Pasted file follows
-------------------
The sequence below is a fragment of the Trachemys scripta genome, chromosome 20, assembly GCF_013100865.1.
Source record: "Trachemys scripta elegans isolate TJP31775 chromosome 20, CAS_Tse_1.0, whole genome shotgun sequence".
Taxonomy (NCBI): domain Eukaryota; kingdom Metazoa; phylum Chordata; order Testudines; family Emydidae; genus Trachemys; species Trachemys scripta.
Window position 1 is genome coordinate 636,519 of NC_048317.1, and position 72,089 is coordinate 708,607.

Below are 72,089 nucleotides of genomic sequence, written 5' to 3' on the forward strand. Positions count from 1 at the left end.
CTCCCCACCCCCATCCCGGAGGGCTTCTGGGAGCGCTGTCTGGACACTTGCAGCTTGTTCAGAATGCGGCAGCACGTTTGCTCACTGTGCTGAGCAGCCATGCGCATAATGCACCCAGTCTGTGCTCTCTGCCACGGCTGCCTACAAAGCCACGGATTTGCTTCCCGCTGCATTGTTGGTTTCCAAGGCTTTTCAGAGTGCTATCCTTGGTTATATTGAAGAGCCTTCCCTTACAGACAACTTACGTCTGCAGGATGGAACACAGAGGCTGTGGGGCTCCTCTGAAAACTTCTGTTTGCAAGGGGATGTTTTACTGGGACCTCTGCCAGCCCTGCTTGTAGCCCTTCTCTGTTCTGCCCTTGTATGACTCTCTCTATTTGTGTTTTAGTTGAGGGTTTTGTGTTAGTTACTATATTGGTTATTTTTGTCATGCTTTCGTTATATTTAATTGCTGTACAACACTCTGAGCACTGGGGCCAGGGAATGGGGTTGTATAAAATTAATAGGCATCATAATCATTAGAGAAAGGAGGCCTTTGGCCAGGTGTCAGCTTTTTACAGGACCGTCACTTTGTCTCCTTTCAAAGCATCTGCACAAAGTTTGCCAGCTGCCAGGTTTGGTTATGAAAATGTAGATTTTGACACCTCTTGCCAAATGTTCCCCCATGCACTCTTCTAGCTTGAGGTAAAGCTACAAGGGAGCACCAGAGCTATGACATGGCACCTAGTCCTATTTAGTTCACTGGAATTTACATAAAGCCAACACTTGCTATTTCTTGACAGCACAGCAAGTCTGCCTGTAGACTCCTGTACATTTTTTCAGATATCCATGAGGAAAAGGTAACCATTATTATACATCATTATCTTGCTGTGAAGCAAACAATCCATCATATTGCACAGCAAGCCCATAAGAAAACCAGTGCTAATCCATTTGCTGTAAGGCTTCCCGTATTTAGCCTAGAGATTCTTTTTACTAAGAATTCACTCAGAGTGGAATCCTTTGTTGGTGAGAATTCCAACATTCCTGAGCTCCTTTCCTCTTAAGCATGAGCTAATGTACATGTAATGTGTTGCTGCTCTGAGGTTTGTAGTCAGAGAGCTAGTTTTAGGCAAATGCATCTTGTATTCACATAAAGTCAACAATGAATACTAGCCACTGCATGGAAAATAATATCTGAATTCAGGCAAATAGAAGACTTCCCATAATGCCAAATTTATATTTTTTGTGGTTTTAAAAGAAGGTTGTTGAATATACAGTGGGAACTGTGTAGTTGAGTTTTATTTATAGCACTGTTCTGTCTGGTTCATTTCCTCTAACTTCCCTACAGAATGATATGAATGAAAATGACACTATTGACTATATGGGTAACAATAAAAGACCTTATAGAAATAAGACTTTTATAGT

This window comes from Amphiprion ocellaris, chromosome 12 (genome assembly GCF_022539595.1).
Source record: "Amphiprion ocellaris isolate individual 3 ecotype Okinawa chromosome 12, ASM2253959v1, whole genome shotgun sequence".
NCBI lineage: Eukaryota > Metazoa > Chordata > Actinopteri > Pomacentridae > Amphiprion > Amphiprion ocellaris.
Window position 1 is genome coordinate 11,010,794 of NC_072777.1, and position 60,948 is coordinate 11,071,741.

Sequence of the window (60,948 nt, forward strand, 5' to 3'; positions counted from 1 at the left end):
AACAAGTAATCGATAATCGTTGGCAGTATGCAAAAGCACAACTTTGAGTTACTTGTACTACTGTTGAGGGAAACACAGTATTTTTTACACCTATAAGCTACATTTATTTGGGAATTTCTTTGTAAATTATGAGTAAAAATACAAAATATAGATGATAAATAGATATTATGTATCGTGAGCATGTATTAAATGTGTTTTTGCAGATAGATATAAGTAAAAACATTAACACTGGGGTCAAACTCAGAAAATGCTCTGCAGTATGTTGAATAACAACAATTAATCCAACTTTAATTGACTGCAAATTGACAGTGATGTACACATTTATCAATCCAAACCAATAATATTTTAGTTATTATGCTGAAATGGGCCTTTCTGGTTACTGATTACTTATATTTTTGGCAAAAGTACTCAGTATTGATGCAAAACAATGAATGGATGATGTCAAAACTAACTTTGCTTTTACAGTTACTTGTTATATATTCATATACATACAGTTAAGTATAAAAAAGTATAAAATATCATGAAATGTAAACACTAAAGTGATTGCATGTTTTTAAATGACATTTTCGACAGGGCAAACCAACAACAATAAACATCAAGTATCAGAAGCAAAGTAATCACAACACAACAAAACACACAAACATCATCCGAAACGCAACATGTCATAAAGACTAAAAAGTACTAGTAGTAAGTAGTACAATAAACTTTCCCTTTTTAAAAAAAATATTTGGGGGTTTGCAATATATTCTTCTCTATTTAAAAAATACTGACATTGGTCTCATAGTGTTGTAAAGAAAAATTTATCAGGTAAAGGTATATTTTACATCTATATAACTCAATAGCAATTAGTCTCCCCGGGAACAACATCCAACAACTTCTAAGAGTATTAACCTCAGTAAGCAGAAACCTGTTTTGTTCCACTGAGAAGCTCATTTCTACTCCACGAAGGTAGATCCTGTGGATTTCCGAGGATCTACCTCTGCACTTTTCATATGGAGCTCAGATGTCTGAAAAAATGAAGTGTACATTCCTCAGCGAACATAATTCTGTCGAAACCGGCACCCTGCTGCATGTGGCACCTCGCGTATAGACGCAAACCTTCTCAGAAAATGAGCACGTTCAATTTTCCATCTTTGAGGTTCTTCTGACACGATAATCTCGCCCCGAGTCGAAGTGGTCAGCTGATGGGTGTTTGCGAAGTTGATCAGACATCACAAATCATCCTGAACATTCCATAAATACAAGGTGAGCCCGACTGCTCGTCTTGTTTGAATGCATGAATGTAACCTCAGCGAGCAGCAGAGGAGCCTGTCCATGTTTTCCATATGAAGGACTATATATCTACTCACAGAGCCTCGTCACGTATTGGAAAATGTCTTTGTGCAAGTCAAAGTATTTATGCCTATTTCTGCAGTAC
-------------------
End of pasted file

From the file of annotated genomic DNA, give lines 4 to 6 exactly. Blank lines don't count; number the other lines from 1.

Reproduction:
Window position 1 is genome coordinate 636,519 of NC_048317.1, and position 72,089 is coordinate 708,607.

Below are 72,089 nucleotides of genomic sequence, written 5' to 3' on the forward strand. Positions count from 1 at the left end.
CTCCCCACCCCCATCCCGGAGGGCTTCTGGGAGCGCTGTCTGGACACTTGCAGCTTGTTCAGAATGCGGCAGCACGTTTGCTCACTGTGCTGAGCAGCCATGCGCATAATGCACCCAGTCTGTGCTCTCTGCCACGGCTGCCTACAAAGCCACGGATTTGCTTCCCGCTGCATTGTTGGTTTCCAAGGCTTTTCAGAGTGCTATCCTTGGTTATATTGAAGAGCCTTCCCTTACAGACAACTTACGTCTGCAGGATGGAACACAGAGGCTGTGGGGCTCCTCTGAAAACTTCTGTTTGCAAGGGGATGTTTTACTGGGACCTCTGCCAGCCCTGCTTGTAGCCCTTCTCTGTTCTGCCCTTGTATGACTCTCTCTATTTGTGTTTTAGTTGAGGGTTTTGTGTTAGTTACTATATTGGTTATTTTTGTCATGCTTTCGTTATATTTAATTGCTGTACAACACTCTGAGCACTGGGGCCAGGGAATGGGGTTGTATAAAATTAATAGGCATCATAATCATTAGAGAAAGGAGGCCTTTGGCCAGGTGTCAGCTTTTTACAGGACCGTCACTTTGTCTCCTTTCAAAGCATCTGCACAAAGTTTGCCAGCTGCCAGGTTTGGTTATGAAAATGTAGATTTTGACACCTCTTGCCAAATGTTCCCCCATGCACTCTTCTAGCTTGAGGTAAAGCTACAAGGGAGCACCAGAGCTATGACATGGCACCTAGTCCTATTTAGTTCACTGGAATTTACATAAAGCCAACACTTGCTATTTCTTGACAGCACAGCAAGTCTGCCTGTAGACTCCTGTACATTTTTTCAGATATCCATGAGGAAAAGGTAACCATTATTATACATCATTATCTTGCTGTGAAGCAAACAATCCATCATATTGCACAGCAAGCCCATAAGAAAACCAGTGCTAATCCATTTGCTGTAAGGCTTCCCGTATTTAGCCTAGAGATTCTTTTTACTAAGAATTCACTCAGAGTGGAATCCTTTGTTGGTGAGAATTCCAACATTCCTGAGCTCCTTTCCTCTTAAGCATGAGCTAATGTACATGTAATGTGTTGCTGCTCTGAGGTTTGTAGTCAGAGAGCTAGTTTTAGGCAAATGCATCTTGTATTCACATAAAGTCAACAATGAATACTAGCCACTGCATGGAAAATAATATCTGAATTCAGGCAAATAGAAGACTTCCCATAATGCCAAATTTATATTTTTTGTGGTTTTAAAAGAAGGTTGTTGAATATACAGTGGGAACTGTGTAGTTGAGTTTTATTTATAGCACTGTTCTGTCTGGTTCATTTCCTCTAACTTCCCTACAGAATGATATGAATGAAAATGACACTATTGACTATATGGGTAACAATAAAAGACCTTATAGAAATAAGACTTTTATAGT